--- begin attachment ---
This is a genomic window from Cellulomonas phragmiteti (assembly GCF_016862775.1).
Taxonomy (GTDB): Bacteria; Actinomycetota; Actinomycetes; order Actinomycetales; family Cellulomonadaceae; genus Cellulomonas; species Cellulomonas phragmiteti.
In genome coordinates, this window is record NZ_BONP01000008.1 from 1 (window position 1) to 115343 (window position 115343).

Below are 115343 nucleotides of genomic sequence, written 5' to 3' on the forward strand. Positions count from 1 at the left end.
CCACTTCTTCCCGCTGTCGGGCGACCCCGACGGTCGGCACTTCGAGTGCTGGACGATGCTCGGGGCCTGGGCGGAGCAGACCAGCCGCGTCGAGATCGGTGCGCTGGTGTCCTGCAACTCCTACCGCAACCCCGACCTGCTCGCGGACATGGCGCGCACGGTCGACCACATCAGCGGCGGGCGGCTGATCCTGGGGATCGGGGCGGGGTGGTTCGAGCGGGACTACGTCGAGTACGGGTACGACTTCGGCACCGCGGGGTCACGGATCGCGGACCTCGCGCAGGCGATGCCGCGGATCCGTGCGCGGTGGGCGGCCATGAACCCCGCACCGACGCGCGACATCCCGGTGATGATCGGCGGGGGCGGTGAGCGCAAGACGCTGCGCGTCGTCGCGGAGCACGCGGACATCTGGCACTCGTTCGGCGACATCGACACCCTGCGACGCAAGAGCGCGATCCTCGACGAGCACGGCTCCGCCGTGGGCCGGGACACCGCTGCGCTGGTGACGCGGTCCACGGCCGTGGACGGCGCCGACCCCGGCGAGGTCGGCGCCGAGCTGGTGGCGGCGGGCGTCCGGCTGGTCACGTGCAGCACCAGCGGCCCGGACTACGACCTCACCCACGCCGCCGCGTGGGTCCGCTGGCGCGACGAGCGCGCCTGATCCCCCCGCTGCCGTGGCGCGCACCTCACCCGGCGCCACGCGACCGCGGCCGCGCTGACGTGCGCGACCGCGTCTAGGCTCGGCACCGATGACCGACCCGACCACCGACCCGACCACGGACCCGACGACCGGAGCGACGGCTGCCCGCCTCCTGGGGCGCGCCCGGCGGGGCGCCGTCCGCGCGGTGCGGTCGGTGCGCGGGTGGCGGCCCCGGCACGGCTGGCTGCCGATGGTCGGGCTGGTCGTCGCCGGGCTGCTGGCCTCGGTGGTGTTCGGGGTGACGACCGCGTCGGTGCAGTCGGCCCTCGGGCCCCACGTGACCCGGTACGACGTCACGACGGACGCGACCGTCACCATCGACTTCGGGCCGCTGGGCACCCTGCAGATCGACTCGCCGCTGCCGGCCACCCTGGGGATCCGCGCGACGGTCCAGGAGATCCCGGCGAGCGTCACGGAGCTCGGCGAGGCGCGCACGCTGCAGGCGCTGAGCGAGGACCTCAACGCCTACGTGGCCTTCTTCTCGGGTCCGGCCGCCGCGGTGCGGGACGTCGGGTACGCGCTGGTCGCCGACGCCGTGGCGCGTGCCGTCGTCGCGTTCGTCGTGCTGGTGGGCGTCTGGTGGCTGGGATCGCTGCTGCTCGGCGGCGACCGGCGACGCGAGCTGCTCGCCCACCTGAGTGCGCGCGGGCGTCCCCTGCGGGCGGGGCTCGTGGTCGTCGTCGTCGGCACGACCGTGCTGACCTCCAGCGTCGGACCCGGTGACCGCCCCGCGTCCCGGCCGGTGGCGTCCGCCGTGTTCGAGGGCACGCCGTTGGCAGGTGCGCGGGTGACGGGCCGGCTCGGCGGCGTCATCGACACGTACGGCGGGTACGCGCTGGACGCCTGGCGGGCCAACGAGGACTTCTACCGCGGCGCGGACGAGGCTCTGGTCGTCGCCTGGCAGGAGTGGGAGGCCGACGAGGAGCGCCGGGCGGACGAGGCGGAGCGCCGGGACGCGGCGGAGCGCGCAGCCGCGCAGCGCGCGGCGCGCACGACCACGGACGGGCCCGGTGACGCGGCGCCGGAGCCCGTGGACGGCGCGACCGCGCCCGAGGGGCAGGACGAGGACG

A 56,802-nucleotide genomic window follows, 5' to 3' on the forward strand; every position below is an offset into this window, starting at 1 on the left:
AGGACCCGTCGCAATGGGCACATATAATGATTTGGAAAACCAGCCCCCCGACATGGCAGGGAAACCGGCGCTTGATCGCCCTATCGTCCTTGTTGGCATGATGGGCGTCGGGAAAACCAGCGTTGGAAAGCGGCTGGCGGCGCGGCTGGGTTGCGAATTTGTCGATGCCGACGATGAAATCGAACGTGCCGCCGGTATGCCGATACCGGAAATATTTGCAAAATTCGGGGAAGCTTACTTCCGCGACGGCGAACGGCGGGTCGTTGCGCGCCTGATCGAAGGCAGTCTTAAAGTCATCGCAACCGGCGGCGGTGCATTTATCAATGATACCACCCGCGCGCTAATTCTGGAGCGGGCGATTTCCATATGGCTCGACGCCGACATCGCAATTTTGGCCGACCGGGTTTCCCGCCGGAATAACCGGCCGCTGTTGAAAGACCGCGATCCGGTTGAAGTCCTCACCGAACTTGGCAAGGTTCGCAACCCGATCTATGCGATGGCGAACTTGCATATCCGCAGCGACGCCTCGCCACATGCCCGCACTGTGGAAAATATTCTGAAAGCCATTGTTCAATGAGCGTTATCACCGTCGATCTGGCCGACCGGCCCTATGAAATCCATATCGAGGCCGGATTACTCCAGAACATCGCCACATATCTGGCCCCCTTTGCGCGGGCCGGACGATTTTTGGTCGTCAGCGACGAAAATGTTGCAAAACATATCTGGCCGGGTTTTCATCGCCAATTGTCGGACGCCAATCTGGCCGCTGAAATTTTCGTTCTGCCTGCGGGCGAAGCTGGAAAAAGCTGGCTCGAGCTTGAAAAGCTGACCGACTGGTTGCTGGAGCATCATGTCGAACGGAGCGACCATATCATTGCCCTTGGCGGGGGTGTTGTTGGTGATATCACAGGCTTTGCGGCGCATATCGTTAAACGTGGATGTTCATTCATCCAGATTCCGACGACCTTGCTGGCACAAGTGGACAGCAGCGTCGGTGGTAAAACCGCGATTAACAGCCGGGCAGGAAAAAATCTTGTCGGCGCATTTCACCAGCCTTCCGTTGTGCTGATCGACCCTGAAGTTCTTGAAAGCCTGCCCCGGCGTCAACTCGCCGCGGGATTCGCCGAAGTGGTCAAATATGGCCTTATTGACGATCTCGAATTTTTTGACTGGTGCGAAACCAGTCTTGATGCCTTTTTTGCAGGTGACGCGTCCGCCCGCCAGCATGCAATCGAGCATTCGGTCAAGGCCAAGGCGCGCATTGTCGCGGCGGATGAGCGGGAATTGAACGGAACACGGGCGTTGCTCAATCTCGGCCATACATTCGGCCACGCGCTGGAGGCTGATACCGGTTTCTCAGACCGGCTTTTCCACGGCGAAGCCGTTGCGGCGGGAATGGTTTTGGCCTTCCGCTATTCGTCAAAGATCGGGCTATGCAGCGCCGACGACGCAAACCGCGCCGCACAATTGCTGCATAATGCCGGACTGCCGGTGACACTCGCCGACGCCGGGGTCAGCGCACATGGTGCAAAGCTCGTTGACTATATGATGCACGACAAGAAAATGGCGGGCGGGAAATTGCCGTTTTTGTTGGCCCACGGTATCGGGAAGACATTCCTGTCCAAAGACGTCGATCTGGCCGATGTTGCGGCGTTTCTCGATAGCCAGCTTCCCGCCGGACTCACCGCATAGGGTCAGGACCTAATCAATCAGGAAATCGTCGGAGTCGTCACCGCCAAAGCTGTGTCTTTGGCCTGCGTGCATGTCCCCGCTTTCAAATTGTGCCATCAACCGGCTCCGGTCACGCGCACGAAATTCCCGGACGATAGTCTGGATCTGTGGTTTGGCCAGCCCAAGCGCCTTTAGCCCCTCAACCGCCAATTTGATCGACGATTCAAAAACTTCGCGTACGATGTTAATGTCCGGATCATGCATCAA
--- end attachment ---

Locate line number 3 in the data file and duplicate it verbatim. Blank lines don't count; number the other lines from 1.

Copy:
In genome coordinates, this window is record NZ_BONP01000008.1 from 1 (window position 1) to 115343 (window position 115343).